Henderson is bidding to consolidate investment in the technology sector by offering investors free Isa transfers into its global tech fund through Cofunds and Skandia. Are you pleased to see a fund manager nailing its colours to the tech mast? Can you imagine firms with funds in other ailing sectors making a similar move?
Owen: I am a little indifferent to the Henderson move. After all, we can transfer a number of funds into Cofunds via free transfers. It will take far more than this for investors to regain any sort of confidence as supporting their own interests. I think firms with funds not just in ailing sectors but also in other sectors will make similar moves to try to facilitate transfers into supermarkets. Specialist funds, such as technology, are going to be off investors' radar screens for the time being.
Merricks: I applaud Henderson for continuing to allow investors to invest in technology if they want to. They are actually treating their customers like grown-ups. I thought Gartmore's recent decision to fold its Techtornado fund and default unitholders into the Irish and smaller companies fund was a dreadful decision as it forces people out of the sector that they chose originally. If they had wanted Irish and smaller companies they would have chosen it in the first place as it has always been offered.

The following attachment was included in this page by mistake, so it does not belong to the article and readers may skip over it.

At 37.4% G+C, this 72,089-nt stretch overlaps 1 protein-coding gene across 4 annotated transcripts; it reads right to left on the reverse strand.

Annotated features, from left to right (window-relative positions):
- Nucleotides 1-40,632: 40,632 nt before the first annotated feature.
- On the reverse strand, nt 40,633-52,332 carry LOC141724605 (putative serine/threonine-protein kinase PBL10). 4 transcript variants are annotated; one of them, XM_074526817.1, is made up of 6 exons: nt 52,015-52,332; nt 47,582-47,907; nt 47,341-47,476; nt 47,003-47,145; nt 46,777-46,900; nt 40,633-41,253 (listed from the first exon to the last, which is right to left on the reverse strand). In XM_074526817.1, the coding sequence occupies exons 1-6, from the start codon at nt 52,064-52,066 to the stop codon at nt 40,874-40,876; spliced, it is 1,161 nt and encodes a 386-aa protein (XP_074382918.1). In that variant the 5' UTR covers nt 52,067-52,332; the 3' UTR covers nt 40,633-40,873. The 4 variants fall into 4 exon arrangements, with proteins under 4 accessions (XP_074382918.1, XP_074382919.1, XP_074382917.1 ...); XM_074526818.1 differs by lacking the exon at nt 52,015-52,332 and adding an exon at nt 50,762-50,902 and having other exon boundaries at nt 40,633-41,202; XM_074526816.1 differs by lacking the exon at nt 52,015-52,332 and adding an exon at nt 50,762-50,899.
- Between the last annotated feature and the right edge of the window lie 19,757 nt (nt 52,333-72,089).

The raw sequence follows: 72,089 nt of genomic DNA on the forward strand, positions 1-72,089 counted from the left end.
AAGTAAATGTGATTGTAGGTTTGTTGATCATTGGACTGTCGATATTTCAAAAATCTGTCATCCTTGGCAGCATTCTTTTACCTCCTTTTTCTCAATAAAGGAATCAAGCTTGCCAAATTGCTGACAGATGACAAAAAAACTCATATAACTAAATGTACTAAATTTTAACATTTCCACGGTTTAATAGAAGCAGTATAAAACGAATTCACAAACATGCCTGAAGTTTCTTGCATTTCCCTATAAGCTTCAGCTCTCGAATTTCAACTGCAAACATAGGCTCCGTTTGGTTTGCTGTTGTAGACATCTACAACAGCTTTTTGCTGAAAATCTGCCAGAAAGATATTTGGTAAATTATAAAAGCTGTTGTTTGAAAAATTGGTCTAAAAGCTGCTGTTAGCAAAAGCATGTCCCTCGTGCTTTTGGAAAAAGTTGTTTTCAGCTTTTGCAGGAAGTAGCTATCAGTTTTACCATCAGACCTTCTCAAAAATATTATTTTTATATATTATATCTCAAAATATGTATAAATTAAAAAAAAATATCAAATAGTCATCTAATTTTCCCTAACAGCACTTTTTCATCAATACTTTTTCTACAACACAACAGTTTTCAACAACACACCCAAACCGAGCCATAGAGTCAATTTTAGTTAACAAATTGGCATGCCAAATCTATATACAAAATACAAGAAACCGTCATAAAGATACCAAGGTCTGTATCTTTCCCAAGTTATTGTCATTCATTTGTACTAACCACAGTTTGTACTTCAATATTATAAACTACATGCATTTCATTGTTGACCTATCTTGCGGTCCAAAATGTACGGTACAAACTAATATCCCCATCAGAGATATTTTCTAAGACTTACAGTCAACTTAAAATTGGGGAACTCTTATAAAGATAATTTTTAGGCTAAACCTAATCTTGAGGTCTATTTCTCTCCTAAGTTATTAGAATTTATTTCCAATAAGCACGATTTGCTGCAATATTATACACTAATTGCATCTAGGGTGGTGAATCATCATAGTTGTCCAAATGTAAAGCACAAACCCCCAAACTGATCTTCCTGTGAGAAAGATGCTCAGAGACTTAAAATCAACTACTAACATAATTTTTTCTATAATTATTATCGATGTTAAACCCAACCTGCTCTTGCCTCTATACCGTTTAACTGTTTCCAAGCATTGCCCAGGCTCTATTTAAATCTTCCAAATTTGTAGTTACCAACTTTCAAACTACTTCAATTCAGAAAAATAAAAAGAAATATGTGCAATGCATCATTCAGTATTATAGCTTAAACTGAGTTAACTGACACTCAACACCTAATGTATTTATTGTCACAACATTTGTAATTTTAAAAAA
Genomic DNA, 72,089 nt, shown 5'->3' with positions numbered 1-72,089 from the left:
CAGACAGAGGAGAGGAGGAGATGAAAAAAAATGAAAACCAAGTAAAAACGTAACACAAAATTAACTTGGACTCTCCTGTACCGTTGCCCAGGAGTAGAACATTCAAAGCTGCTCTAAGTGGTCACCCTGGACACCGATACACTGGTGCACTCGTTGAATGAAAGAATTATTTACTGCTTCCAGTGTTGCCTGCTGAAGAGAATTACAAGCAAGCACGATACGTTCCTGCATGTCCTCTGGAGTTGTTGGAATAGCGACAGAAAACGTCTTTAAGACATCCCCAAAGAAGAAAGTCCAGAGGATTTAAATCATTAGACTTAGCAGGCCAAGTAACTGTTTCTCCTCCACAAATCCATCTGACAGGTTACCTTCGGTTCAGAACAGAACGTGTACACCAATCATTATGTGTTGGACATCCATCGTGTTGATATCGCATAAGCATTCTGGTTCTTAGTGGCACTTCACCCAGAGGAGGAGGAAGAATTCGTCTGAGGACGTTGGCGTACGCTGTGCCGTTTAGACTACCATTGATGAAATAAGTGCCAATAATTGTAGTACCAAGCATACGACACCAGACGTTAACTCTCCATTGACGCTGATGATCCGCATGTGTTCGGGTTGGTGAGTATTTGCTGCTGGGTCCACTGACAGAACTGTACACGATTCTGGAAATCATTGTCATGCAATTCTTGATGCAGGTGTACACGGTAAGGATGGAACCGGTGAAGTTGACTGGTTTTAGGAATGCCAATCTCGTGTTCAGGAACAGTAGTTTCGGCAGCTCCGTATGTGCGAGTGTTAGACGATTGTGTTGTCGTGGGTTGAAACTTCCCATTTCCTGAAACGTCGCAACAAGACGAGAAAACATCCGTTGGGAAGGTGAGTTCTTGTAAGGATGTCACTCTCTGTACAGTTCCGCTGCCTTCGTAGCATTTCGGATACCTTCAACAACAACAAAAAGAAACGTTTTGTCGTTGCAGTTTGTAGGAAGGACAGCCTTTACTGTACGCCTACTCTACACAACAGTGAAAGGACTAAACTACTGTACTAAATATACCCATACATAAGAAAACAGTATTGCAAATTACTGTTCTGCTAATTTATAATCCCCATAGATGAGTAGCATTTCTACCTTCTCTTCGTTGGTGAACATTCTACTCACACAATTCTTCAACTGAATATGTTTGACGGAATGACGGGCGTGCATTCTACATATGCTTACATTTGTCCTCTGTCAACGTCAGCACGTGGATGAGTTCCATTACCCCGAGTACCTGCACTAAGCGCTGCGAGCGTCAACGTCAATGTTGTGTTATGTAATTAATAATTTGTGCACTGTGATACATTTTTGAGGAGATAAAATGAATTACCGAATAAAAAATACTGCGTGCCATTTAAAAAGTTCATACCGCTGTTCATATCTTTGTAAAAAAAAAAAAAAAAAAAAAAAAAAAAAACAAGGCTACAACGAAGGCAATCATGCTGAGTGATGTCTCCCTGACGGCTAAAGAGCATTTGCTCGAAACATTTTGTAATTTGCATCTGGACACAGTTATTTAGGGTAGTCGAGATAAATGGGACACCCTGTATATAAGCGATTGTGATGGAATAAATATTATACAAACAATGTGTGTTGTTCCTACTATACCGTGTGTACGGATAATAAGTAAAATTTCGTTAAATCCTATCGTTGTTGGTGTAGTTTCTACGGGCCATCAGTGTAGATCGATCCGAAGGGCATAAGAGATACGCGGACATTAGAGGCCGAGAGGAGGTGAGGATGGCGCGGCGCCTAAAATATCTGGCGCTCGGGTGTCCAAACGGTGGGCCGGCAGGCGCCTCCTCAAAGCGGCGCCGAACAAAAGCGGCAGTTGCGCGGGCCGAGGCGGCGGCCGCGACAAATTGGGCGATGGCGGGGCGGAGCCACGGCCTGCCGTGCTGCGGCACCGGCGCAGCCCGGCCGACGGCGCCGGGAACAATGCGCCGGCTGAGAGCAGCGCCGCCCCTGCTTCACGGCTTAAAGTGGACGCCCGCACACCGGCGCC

It seems to me that companies which wind up struggling sector funds are admitting that they only launched them in the first place to attract hot money and had no long-term faith in the sector itself. I sincerely hope that others follow Henderson's lead by providing access to sector funds for those who want them.
Craven: It is widely accepted in the retail sector that new money is not likely to be forthcoming and therefore consolidation is the only route to attracting funds. I do, however, question the likelihood of success in this particular instance because the degree of despondency within the tech sector is so great that consolidation activity would be more orientated to leaving the sector and accessing other world markets in the hope of recouping what has often been quite staggering levels of capital loss.